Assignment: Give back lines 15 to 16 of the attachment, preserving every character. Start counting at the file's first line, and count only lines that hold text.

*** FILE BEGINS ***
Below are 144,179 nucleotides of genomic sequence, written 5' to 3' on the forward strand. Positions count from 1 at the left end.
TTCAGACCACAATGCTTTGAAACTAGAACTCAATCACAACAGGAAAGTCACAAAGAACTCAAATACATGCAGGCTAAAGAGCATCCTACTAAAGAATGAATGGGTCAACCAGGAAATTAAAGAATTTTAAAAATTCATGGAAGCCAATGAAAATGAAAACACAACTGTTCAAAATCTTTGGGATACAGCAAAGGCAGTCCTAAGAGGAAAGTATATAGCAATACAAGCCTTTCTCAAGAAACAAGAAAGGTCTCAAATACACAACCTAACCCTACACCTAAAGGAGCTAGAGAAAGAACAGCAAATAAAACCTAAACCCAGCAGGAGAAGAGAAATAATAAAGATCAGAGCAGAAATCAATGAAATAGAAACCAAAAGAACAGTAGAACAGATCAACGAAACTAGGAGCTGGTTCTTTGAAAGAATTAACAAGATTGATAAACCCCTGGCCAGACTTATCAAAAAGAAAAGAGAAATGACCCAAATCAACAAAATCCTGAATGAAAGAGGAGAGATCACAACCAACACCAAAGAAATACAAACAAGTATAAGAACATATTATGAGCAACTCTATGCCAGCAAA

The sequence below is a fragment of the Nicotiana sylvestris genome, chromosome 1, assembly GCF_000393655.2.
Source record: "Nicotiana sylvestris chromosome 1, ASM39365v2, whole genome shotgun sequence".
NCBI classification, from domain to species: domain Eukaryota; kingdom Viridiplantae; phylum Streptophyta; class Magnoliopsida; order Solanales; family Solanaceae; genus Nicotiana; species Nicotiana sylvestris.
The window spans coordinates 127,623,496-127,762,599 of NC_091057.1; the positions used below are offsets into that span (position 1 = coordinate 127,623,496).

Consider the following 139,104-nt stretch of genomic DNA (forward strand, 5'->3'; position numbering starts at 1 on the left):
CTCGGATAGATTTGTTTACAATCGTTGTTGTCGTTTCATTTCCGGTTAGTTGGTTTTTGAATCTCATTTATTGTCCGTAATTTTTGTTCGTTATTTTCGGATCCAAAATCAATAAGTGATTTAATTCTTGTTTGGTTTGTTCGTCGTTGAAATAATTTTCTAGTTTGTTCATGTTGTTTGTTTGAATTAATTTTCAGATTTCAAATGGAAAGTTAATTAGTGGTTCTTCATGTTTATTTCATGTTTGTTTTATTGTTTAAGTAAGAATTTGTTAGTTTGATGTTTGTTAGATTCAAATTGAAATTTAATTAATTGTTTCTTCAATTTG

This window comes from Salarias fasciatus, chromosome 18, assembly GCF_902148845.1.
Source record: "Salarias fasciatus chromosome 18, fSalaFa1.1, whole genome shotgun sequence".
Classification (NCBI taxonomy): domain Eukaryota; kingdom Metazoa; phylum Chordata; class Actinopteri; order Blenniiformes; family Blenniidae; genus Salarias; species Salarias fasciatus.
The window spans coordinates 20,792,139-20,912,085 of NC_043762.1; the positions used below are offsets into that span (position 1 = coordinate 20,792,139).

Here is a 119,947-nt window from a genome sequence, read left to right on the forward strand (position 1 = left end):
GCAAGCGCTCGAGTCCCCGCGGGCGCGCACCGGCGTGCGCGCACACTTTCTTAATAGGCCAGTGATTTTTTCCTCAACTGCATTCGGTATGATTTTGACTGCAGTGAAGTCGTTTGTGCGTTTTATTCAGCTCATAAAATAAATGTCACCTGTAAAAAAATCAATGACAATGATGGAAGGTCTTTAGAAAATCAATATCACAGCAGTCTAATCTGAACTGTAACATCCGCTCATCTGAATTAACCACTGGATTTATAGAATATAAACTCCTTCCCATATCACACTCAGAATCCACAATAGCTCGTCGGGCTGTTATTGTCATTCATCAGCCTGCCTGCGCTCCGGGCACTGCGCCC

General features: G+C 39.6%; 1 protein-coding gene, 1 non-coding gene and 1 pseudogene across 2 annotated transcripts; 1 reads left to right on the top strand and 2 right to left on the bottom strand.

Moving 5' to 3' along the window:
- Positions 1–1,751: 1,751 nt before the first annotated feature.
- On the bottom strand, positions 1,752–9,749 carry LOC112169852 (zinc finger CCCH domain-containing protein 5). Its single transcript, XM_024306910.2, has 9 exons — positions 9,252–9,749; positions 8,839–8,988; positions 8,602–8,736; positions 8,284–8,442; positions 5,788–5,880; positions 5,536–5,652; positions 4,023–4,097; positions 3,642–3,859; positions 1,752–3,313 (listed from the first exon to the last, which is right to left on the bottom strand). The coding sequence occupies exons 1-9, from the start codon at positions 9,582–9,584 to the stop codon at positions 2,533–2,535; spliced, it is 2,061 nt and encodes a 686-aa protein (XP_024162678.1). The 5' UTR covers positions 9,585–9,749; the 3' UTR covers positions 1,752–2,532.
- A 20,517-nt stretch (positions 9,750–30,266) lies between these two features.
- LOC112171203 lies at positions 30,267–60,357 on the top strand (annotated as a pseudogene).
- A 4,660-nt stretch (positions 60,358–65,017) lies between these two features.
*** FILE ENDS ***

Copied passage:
General features: G+C 39.6%; 1 protein-coding gene, 1 non-coding gene and 1 pseudogene across 2 annotated transcripts; 1 reads left to right on the top strand and 2 right to left on the bottom strand.

Moving 5' to 3' along the window: